Chapter 5 The Periodic table. New textbook Pages 145-165. Chp 5-1 Organizing the Elements, pg. 145-150. By the 1860’s, scientists knew some of the physical and chemical properties of more than 60 elements. But, there was no general system of organizing the elements.
Chapter 5The Periodic table New textbook Pages 145-165
Chp 5-1 Organizing the Elements, pg. 145-150 • By the 1860’s, scientists knew some of the physical and chemical properties of more than 60 elements. But, there was no general system of organizing the elements. • So, Dmitri Mendeleev, a Russian chemist, was one of the first scientists to design a way of organizing the elements. • In his periodic table, Mendeleev arranged elements in rows by increasing atomic mass. • He started a new row each time the chemical properties of the elements repeated.
How did mendeleev’s table work? • Mendeleev was able to predict the properties of undiscovered elements because he noticed that the properties of elements seemed to repeat. He left gaps in his list for these elements. • There were a few exceptions of elements that did not quite fit the pattern. Their masses did not follow in order. Mendeleev thought that the masses were not accurate but as it turns out, they were. • Due to his work, the element, Mendelevium, was named in his honor.
The modern periodic table • Today, the modern periodic table is organized by increasing atomic number. When arranged in this way, the elements that have similar properties appear at regular intervals. • This principle is known as “periodic law”. • Each row of the periodic table is called a “period”. There are 7 of them. • Each column of the of the periodic table is called a “group”. There are 18 groups.
Groups and periods • As you move from left to right across a period, properties such as reactivity and conductivity change. The elements become less metallic. • For each group, all of the elements in that group have similar chemical properties. • See color-coded periodic table on pages 148-149 or the back cover of textbook.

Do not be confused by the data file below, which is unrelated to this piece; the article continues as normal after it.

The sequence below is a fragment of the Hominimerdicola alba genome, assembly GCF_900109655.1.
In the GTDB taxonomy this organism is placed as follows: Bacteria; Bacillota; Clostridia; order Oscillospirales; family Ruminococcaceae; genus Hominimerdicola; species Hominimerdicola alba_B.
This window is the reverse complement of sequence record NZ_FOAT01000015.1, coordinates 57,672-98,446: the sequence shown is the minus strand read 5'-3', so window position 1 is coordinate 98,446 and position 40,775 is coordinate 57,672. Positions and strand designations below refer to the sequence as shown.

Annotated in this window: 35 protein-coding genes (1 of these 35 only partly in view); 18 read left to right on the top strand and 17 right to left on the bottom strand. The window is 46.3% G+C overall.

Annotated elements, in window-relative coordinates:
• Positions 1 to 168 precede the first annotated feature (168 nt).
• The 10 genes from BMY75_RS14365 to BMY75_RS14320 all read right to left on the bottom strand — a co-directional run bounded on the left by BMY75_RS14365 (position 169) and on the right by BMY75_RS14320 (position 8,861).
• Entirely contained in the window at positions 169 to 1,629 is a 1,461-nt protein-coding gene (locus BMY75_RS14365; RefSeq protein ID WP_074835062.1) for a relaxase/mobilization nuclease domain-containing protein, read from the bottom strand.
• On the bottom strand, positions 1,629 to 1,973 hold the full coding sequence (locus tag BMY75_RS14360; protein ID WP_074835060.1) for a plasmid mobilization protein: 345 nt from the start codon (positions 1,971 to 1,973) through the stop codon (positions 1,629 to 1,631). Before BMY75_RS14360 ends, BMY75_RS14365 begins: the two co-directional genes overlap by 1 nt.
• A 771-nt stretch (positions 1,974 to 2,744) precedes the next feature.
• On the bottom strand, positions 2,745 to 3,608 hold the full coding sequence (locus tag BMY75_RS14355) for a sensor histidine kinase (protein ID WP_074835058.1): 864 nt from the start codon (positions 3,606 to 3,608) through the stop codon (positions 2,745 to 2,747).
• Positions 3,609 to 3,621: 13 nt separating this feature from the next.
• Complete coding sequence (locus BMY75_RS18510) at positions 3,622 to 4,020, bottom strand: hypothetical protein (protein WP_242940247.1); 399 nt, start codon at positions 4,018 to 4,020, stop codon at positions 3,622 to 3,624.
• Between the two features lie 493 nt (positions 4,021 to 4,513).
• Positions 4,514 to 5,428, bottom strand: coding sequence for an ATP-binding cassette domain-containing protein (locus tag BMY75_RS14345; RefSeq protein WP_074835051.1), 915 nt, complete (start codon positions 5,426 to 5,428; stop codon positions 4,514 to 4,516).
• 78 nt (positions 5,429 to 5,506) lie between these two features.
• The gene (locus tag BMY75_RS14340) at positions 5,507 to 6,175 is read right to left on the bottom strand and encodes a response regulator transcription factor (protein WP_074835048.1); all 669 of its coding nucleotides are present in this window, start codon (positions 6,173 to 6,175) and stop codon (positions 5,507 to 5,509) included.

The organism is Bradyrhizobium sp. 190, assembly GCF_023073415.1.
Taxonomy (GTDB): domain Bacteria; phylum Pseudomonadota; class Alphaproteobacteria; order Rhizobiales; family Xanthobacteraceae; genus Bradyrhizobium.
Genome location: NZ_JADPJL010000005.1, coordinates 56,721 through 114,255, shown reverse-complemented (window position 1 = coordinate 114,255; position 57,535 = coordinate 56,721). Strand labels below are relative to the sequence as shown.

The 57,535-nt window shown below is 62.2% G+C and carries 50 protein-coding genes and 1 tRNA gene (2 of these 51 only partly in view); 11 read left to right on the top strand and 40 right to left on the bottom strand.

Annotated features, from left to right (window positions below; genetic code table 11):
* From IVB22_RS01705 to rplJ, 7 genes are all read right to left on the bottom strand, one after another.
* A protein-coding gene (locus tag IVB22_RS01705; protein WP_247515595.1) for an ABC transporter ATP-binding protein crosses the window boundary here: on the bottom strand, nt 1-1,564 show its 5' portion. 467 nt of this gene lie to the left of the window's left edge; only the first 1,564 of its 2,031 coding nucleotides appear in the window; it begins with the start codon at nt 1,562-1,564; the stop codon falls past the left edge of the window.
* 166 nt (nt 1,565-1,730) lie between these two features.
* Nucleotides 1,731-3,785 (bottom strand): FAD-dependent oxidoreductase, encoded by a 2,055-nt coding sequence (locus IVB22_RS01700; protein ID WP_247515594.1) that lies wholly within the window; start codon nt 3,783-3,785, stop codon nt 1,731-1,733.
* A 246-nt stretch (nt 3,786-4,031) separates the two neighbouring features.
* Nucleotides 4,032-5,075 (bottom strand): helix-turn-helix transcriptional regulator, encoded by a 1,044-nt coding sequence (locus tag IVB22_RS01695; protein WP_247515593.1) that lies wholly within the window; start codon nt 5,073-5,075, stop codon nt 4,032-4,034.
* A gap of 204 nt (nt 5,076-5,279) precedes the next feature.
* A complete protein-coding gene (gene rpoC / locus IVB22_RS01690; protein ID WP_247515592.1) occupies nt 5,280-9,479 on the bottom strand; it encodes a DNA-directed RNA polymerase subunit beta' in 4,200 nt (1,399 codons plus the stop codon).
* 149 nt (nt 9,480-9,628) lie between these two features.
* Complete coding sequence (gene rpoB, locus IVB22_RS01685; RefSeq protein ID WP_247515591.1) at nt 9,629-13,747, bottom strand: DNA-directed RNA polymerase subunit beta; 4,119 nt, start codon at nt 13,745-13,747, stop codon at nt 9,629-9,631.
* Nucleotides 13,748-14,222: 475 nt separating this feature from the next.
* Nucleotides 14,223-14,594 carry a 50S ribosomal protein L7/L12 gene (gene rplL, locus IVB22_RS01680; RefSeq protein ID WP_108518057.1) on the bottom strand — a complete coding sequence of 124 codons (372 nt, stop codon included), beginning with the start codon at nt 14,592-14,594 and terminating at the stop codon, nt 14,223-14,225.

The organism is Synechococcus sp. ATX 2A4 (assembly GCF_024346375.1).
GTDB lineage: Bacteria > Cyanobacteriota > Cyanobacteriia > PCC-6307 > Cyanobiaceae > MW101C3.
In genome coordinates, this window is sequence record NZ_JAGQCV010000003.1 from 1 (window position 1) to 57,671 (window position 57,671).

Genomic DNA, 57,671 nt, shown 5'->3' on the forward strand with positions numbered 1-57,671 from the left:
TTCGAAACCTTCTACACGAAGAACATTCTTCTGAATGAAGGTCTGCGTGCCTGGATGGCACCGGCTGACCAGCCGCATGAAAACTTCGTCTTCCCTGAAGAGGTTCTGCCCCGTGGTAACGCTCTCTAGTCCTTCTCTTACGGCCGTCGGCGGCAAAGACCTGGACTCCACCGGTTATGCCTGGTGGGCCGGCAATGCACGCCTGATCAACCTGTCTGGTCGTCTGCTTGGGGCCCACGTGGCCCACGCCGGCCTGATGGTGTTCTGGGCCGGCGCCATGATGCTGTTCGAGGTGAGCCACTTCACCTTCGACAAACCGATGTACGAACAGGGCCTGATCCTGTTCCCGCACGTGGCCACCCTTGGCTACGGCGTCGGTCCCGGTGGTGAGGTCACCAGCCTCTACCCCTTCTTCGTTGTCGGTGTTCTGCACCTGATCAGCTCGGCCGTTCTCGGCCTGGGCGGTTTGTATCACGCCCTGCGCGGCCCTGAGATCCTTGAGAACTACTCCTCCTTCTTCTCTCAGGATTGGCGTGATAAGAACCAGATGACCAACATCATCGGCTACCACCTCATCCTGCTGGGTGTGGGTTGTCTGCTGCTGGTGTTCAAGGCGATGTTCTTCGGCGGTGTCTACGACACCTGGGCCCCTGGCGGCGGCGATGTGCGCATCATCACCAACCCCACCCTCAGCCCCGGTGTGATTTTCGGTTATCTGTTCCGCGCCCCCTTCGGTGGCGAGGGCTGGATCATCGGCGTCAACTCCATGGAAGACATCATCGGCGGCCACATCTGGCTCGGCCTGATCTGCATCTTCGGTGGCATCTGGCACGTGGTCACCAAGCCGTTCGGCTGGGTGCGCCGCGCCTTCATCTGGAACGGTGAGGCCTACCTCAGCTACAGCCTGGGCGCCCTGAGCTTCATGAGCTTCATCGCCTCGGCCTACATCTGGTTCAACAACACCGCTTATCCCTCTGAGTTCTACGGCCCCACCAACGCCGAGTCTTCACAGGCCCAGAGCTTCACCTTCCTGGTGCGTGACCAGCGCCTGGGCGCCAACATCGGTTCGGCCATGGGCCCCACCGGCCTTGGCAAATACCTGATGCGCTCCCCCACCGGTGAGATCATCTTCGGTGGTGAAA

Chp 5-2 Exploring the periodic table, pg 151-155 • Why are some elements reactive and others are not? • The answer lies in the number of valence electrons of each element!! • The periodic trends in the periodic table are the result of electron arrangement. • Elements in Group 1 have 1 valence electron. • Example, lithium and sodium have similar chemical properties because they both have 1 valence electron.
Element’s location and electron arrangement • You can find out how the electrons are arranged in the atom of an element if you know where the element is located in the periodic table. • Color code your periodic table according to the s, p, d and f blocks. • Group 1 and 2 have 1 or 2 valence electrons respectively. • Group 13 has 3 valence electrons, Group 14 has 4, Group 15 has 5, Group 16 has 6, Group 17 has 7, Group 18 has 8 except for helium which has 2. • Transition metals in the middle of the table (groups 3-12) are different. They do not follow this pattern.
Ion formation • Atoms whose s and p orbitals are not filled may undergo a process called “ionization”. • Unfilled orbitals cause atoms to be unstable. • To become more stable, atoms will gain or lose electrons and become ions. • Atoms which lose electrons become positively charged “cations”. • Atoms which gain electrons become negatively charged “anions”. • To write an ion, you write the symbol and the charge/amount in the upper right corner.
Ion formation - Cations • Group 1 elements tend to lose 1 electron and Group 2 elements tend to lose 2 electrons. • Example: Li 1+ Ca 2+ • Losing each electron require a small amount of energy. Electrons which are closer to the nucleus are “harder” to lose because they are attracted to the positive nucleus. • When elements lose these outermost electrons, the energy level is “dropped” and the next energy level down is filled. This makes the element more stable even though it is charged.
Ion formation - Anions • Elements in group 16 have 6 valence electrons and tend to gain 2 electrons. This gives them a filled outermost energy level of 8 exactly. • Elements in group 17 have 7 valence electrons and tend to gain 1 electron. Again, this gives them a total of 8 valence electrons. • Example: O2-Cl1- • Energy is required to attract electrons. This is easier for atoms who energy level being filled is closer to the positive nucleus.